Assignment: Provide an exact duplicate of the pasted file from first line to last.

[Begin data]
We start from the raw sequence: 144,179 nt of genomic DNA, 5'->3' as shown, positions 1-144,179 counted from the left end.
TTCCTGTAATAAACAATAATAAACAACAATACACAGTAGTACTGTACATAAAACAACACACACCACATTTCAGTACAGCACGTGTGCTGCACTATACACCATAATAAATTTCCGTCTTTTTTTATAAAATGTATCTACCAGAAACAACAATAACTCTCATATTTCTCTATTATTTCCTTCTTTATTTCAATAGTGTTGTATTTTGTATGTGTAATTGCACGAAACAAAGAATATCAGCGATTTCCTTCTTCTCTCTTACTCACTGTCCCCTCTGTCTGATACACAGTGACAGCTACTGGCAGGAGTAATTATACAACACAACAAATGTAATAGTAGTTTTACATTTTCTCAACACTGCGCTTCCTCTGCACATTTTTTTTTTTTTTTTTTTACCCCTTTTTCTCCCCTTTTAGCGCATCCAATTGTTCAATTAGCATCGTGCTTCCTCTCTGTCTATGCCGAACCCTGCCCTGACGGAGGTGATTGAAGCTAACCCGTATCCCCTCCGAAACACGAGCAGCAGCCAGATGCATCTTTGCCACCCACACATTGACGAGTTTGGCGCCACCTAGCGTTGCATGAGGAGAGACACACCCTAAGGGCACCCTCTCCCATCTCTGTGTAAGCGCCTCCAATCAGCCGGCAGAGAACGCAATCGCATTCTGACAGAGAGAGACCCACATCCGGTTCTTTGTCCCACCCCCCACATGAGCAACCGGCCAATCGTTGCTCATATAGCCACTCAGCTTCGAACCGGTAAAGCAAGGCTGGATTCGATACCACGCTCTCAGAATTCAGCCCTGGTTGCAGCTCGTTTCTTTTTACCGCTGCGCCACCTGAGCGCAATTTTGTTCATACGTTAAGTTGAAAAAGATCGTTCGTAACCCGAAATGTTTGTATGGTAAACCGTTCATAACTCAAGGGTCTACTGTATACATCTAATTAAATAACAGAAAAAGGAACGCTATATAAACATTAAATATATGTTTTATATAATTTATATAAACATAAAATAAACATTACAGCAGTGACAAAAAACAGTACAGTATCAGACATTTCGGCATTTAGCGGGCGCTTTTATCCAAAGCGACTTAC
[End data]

We start from the raw sequence: 144,179 nt of genomic DNA, 5'->3' as shown, positions 1-144,179 counted from the left end.
TTCCTGTAATAAACAATAATAAACAACAATACACAGTAGTACTGTACATAAAACAACACACACCACATTTCAGTACAGCACGTGTGCTGCACTATACACCATAATAAATTTCCGTCTTTTTTTATAAAATGTATCTACCAGAAACAACAATAACTCTCATATTTCTCTATTATTTCCTTCTTTATTTCAATAGTGTTGTATTTTGTATGTGTAATTGCACGAAACAAAGAATATCAGCGATTTCCTTCTTCTCTCTTACTCACTGTCCCCTCTGTCTGATACACAGTGACAGCTACTGGCAGGAGTAATTATACAACACAACAAATGTAATAGTAGTTTTACATTTTCTCAACACTGCGCTTCCTCTGCACATTTTTTTTTTTTTTTTTTTACCCCTTTTTCTCCCCTTTTAGCGCATCCAATTGTTCAATTAGCATCGTGCTTCCTCTCTGTCTATGCCGAACCCTGCCCTGACGGAGGTGATTGAAGCTAACCCGTATCCCCTCCGAAACACGAGCAGCAGCCAGATGCATCTTTGCCACCCACACATTGACGAGTTTGGCGCCACCTAGCGTTGCATGAGGAGAGACACACCCTAAGGGCACCCTCTCCCATCTCTGTGTAAGCGCCTCCAATCAGCCGGCAGAGAACGCAATCGCATTCTGACAGAGAGAGACCCACATCCGGTTCTTTGTCCCACCCCCCACATGAGCAACCGGCCAATCGTTGCTCATATAGCCACTCAGCTTCGAACCGGTAAAGCAAGGCTGGATTCGATACCACGCTCTCAGAATTCAGCCCTGGTTGCAGCTCGTTTCTTTTTACCGCTGCGCCACCTGAGCGCAATTTTGTTCATACGTTAAGTTGAAAAAGATCGTTCGTAACCCGAAATGTTTGTATGGTAAACCGTTCATAACTCAAGGGTCTACTGTATACATCTAATTAAATAACAGAAAAAGGAACGCTATATAAACATTAAATATATGTTTTATATAATTTATATAAACATAAAATAAACATTACAGCAGTGACAAAAAACAGTACAGTATCAGACATTTCGGCATTTAGCGGGCGCTTTTATCCAAAGCGACTTAC